On 27th of November, EU lawmakers voted in favor of a resolution that would force Internet companies to separate search engines from commercial services. Although no company was mentioned, it was clear that it was the Internet search giant Google that they had on mine. (i.)
In USA, Google has 68% of the web market searches while in Europe it counts for more than 90%. It benefits from the network effects whereby the popularity of a service attracts more users that then becomes self-perpetuating; in this way, once people start to use Google’s search they rarely substitute it for other product. Small advertisers do not switch to other platforms because it is too laborious. (ii.)
In his book “Zero to One”, Peter Thiel, the co-founder of PayPal says that Google is a monopoly and every firm should want to be one too. He says that a monopoly is “a kind of company that’s so good at what it does that no other firm can offer a close substitute”. He adds that economists “obsession” with competition, that will incentive companies to serve customers better is “a relic of history” and that competition explains failure, not success. A smart start up should not compete directly with an incumbent, but pick a seemingly unimportant market which it can monopolise. (iii.)
The fact that Google monopolises the search is not what worries EU, but EU antitrust law applies when companies abuse their monopoly to manipulate markets around them unfairly. Google has been accused of favoring its own services in search results, making difficult for advertisers to manage campaigns across several online platforms, and presenting on some search pages directly rather than referring users to other websites.
So, should governments regulate internet monopolies with the same effort as offline ones?
Well, first, Google may dominate the world of search but it does not get any direct revenue from it, it dominates the sale of advertisements related with search but it competes with other firms in the large overall market for online advertising.
Second, barriers to entry are lower in the digital realm. For example, building a rival infrastructure to a physical incumbent is more expensive, and consequently there is less competition than launching a new online product or service. It is true that Google has been buying upstart rivals like Waze and Apture, but this acquisition can encourage the formation of more start-ups, creating more competition for incumbents. (iv.)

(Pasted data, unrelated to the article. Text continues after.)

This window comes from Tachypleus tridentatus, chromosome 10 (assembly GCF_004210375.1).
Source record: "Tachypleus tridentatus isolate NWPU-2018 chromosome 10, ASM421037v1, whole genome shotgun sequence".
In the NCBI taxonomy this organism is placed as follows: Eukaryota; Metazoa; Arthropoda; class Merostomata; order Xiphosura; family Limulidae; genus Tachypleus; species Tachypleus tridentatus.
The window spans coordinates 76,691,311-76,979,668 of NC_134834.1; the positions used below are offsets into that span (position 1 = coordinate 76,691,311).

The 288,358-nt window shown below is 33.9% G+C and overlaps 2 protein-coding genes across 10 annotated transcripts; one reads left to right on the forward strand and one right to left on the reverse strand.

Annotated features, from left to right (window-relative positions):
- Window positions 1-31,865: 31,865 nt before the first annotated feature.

Finally, it seems that Google dominance has been starting to be threatened. Facebook is now eating Google’s advertising revenues. Also, the rise of smartphones is undermining Google, users have been spending more and more time on apps than on web, and Google is losing control of Android as other firms build their own mobile ecosystems on top of its open-source underpinnings. In fact, no technology monopolist firm has remained monopolist for more than one cycle, just see the example of Microsoft or IBM that passed from monopolies to lucrative franchises in a legacy area.
American politicians point out this week that the concern of EU is not the abuse of Google dominance but the desire to protect European companies, like Axel Springer and Hubert Burda Media, two German giants. Instead of attacking successful American companies, Europeans should ask themselves why they not produce companies like Google or Facebook. Still, we are in a long way from seeing Google hived off into a competitive company; it probably won’t happen due to European law makers. (v.)